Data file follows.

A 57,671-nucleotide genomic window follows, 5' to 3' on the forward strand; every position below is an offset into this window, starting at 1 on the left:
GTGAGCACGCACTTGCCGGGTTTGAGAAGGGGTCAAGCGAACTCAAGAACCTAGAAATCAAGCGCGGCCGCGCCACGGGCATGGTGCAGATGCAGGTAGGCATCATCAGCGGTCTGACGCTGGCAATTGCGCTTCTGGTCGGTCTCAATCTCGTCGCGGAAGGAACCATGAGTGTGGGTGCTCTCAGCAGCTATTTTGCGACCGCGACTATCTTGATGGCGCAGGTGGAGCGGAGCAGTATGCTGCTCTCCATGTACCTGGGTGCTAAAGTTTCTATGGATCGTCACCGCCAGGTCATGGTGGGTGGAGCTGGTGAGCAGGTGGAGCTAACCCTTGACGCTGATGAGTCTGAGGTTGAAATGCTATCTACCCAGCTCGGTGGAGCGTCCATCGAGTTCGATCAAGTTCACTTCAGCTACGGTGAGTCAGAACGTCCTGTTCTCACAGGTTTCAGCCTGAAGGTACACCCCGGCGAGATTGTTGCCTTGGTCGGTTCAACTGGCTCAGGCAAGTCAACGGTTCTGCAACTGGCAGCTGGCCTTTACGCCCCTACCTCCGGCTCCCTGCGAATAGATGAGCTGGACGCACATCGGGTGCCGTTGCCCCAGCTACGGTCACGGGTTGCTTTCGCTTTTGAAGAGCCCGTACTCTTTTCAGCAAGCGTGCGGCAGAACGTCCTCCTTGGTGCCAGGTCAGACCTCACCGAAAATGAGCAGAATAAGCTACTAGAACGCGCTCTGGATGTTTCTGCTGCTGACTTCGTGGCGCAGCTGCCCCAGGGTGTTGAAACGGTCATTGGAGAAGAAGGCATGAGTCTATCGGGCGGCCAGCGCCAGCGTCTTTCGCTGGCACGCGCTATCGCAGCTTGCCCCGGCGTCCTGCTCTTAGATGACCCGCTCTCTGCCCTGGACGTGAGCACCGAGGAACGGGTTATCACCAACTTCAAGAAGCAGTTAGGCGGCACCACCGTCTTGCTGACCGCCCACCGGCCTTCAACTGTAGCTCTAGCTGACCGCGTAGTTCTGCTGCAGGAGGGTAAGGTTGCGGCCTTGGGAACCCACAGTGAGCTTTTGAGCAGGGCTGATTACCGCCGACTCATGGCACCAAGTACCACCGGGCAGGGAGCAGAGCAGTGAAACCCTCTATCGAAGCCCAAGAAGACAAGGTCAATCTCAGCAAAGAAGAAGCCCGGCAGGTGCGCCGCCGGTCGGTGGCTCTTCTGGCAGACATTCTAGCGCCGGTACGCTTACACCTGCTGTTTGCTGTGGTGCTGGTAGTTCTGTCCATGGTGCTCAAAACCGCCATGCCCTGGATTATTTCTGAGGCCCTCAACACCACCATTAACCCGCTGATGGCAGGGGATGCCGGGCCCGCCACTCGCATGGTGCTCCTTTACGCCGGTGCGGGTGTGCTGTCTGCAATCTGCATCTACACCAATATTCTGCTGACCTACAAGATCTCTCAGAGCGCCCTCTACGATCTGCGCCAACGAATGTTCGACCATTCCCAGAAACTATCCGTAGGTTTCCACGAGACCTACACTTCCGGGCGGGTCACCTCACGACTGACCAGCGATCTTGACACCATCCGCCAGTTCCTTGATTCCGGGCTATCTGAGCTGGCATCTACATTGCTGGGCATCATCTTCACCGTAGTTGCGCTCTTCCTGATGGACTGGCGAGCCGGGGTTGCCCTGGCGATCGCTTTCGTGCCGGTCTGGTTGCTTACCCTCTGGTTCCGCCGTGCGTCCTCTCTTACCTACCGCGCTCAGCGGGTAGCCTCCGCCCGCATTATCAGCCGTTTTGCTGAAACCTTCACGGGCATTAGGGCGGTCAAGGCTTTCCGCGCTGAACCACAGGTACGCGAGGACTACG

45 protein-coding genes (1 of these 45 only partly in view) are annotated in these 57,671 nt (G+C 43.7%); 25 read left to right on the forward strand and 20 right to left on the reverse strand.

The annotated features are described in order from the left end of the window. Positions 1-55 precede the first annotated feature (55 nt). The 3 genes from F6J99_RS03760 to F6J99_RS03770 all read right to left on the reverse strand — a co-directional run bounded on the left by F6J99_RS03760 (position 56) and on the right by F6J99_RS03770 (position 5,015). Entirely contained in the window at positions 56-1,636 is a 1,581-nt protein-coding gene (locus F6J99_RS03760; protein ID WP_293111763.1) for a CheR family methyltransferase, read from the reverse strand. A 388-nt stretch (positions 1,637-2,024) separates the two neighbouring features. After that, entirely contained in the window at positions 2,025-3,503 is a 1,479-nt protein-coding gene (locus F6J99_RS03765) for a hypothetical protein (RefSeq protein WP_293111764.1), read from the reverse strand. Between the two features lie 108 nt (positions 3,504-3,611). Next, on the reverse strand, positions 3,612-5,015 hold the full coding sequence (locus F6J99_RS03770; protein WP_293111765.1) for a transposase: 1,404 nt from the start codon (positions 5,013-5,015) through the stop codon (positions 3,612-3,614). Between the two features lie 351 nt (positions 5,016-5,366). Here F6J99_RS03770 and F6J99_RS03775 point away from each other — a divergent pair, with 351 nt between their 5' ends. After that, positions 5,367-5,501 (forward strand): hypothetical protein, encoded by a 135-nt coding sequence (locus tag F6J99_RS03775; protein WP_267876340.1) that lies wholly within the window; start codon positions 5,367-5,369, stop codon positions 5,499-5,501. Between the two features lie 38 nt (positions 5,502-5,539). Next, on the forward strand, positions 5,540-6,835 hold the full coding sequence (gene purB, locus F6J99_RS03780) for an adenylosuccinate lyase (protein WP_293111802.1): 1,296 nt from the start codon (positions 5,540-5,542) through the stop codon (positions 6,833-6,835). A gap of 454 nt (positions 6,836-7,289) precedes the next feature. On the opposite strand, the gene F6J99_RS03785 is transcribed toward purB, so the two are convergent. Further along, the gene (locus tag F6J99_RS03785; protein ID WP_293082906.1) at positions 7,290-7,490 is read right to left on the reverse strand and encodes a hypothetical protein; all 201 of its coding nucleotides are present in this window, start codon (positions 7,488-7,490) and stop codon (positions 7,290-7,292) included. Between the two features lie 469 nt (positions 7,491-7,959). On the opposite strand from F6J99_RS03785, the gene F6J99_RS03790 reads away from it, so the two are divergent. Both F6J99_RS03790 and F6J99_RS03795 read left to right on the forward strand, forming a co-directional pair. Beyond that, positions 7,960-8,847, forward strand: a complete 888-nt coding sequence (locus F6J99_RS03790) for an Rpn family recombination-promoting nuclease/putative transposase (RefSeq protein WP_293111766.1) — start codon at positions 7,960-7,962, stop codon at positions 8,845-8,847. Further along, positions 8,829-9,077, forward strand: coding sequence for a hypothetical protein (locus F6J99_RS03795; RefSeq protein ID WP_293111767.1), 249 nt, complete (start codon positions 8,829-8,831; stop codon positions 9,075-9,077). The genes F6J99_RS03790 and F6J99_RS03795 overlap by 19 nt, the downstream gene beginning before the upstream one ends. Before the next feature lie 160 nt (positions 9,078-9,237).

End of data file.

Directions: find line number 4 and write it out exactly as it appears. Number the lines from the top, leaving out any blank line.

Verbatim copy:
The annotated features are described in order from the left end of the window. Positions 1-55 precede the first annotated feature (55 nt). The 3 genes from F6J99_RS03760 to F6J99_RS03770 all read right to left on the reverse strand — a co-directional run bounded on the left by F6J99_RS03760 (position 56) and on the right by F6J99_RS03770 (position 5,015). Entirely contained in the window at positions 56-1,636 is a 1,581-nt protein-coding gene (locus F6J99_RS03760; protein ID WP_293111763.1) for a CheR family methyltransferase, read from the reverse strand. A 388-nt stretch (positions 1,637-2,024) separates the two neighbouring features. After that, entirely contained in the window at positions 2,025-3,503 is a 1,479-nt protein-coding gene (locus F6J99_RS03765) for a hypothetical protein (RefSeq protein WP_293111764.1), read from the reverse strand. Between the two features lie 108 nt (positions 3,504-3,611). Next, on the reverse strand, positions 3,612-5,015 hold the full coding sequence (locus F6J99_RS03770; protein WP_293111765.1) for a transposase: 1,404 nt from the start codon (positions 5,013-5,015) through the stop codon (positions 3,612-3,614). Between the two features lie 351 nt (positions 5,016-5,366). Here F6J99_RS03770 and F6J99_RS03775 point away from each other — a divergent pair, with 351 nt between their 5' ends. After that, positions 5,367-5,501 (forward strand): hypothetical protein, encoded by a 135-nt coding sequence (locus tag F6J99_RS03775; protein WP_267876340.1) that lies wholly within the window; start codon positions 5,367-5,369, stop codon positions 5,499-5,501. Between the two features lie 38 nt (positions 5,502-5,539). Next, on the forward strand, positions 5,540-6,835 hold the full coding sequence (gene purB, locus F6J99_RS03780) for an adenylosuccinate lyase (protein WP_293111802.1): 1,296 nt from the start codon (positions 5,540-5,542) through the stop codon (positions 6,833-6,835). A gap of 454 nt (positions 6,836-7,289) precedes the next feature. On the opposite strand, the gene F6J99_RS03785 is transcribed toward purB, so the two are convergent. Further along, the gene (locus tag F6J99_RS03785; protein ID WP_293082906.1) at positions 7,290-7,490 is read right to left on the reverse strand and encodes a hypothetical protein; all 201 of its coding nucleotides are present in this window, start codon (positions 7,488-7,490) and stop codon (positions 7,290-7,292) included. Between the two features lie 469 nt (positions 7,491-7,959). On the opposite strand from F6J99_RS03785, the gene F6J99_RS03790 reads away from it, so the two are divergent. Both F6J99_RS03790 and F6J99_RS03795 read left to right on the forward strand, forming a co-directional pair. Beyond that, positions 7,960-8,847, forward strand: a complete 888-nt coding sequence (locus F6J99_RS03790) for an Rpn family recombination-promoting nuclease/putative transposase (RefSeq protein WP_293111766.1) — start codon at positions 7,960-7,962, stop codon at positions 8,845-8,847. Further along, positions 8,829-9,077, forward strand: coding sequence for a hypothetical protein (locus F6J99_RS03795; RefSeq protein ID WP_293111767.1), 249 nt, complete (start codon positions 8,829-8,831; stop codon positions 9,075-9,077). The genes F6J99_RS03790 and F6J99_RS03795 overlap by 19 nt, the downstream gene beginning before the upstream one ends. Before the next feature lie 160 nt (positions 9,078-9,237).